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Time Flies…

Posted by | Posted in Random | Posted on 04-12-2009

“So this is Christmas…”

I can’t believe that it’s only three weeks until Christmas! It seems like just yesterday a friend was reminding me that Christmas is “only six weeks away”, and now it’s practically here. I’ve been gloating about how organised I’ve been on the Christmas presents front, but in reality most people have started to buy them by now anyway!

It’s been a couple of weeks since I last posted, and in what’s fast becoming a tradition, I’m posting again on a Friday. I guess the reason is that because it’s a Friday, most people are thinking more about the weekend than the work they should be doing.

I’m spending tomorrow running around in a local town buying things (mostly for other people) and sorting things out (mostly for myself I hope). But on Sunday I’ll be off to Thetford for a few games of Laser Quest/Laser Combat/Laser Something. The last few outings we’ve been out on have been for paintballing, but this time we decided to go with something a little cheaper, and went for laser games instead. It’s still outdoors mind you, and at this time of the year it probably won’t be warm (or dry) but I’m looking forward to it nonetheless.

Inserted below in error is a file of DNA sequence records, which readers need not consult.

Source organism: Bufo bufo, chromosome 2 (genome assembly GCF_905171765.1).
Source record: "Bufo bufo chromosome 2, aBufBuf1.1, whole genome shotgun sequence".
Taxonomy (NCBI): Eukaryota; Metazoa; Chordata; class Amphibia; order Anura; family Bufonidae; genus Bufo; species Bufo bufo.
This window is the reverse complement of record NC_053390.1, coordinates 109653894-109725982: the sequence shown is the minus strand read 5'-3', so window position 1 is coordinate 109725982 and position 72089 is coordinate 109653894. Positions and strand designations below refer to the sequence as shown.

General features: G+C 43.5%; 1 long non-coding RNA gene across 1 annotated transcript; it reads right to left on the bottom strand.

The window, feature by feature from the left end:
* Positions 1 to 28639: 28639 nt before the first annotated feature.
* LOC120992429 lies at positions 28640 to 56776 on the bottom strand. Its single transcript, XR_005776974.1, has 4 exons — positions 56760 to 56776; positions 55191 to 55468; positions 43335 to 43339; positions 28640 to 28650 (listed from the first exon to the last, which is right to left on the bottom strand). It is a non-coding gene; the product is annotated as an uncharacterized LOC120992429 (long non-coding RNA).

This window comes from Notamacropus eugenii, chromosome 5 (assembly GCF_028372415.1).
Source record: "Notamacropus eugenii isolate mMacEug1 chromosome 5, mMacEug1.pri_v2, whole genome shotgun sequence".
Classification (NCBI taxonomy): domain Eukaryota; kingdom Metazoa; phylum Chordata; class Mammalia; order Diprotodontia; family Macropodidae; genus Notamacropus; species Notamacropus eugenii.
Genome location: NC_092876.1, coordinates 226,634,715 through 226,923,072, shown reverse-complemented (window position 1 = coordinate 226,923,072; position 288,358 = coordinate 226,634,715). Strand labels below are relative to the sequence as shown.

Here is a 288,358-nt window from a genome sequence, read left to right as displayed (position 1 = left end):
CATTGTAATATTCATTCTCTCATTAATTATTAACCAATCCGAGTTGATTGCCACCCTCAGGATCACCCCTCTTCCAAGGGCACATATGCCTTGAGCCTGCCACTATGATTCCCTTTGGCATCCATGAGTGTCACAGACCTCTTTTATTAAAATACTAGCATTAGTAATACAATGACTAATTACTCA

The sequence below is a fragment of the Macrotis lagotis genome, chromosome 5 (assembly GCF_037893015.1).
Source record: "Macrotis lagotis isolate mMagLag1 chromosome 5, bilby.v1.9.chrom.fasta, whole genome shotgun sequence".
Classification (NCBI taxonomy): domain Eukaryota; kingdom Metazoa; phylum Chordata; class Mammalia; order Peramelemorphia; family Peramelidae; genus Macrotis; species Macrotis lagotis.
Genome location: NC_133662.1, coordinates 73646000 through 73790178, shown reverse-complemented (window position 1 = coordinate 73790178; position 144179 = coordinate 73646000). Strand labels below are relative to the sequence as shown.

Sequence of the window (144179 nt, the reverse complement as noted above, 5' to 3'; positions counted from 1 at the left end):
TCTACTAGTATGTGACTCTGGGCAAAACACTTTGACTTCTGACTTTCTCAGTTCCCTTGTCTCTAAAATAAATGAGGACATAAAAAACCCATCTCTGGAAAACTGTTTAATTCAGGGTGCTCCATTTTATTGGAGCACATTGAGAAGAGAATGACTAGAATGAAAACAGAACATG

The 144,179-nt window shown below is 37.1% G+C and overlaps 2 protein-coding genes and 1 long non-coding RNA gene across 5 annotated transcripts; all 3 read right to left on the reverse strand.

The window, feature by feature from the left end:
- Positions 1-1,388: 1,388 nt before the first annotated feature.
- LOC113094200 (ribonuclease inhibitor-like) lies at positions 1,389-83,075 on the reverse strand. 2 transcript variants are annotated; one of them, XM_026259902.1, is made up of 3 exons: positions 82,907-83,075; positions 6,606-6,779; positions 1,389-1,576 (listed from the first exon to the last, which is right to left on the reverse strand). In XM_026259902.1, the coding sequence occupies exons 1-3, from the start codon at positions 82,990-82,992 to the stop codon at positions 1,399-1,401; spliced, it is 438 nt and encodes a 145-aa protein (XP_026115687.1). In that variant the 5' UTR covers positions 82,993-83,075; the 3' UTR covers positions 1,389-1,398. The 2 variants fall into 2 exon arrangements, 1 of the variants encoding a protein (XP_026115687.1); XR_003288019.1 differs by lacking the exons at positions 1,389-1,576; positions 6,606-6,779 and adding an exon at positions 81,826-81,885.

Someone was talking to me recently about a programme they saw on TV regarding new types of semi-conductors made out of diamonds. As modern computing goes, we’re coming to the end of the line with silicone-based microprocessors. Although we’re able to produce smaller and smaller transistors (and hence, smaller and smaller chips) we’re not able to easily (and cheaply) overcome the problems of over-heated circuits. The small the silicone chips we make, the bigger the problem with overheating can become.

This TV show was a documentary about how scientists are manipulating the properties of diamonds to overcome this problem. They’re able to “grow” diamonds in a lab over the course of a couple of days, and then use those diamonds instead of silicone to produce microchips. Because of the diamond’s extreme resistence to heat, pressure and other external stimuli, the diamond-based chips can be made far smaller than conventional chips, can withstand far greater temperatures without melting, and can therefore be clocked at speeds much faster than traditional chips. Not only that, but the cost of producing these diamonds is roughly on par with the costs of producing tiny silicone circuits.

While trawling through search results for these magic diamonds, I came across this article which I’ve yet to read, but it looks as though it explains things a little better than I just did.

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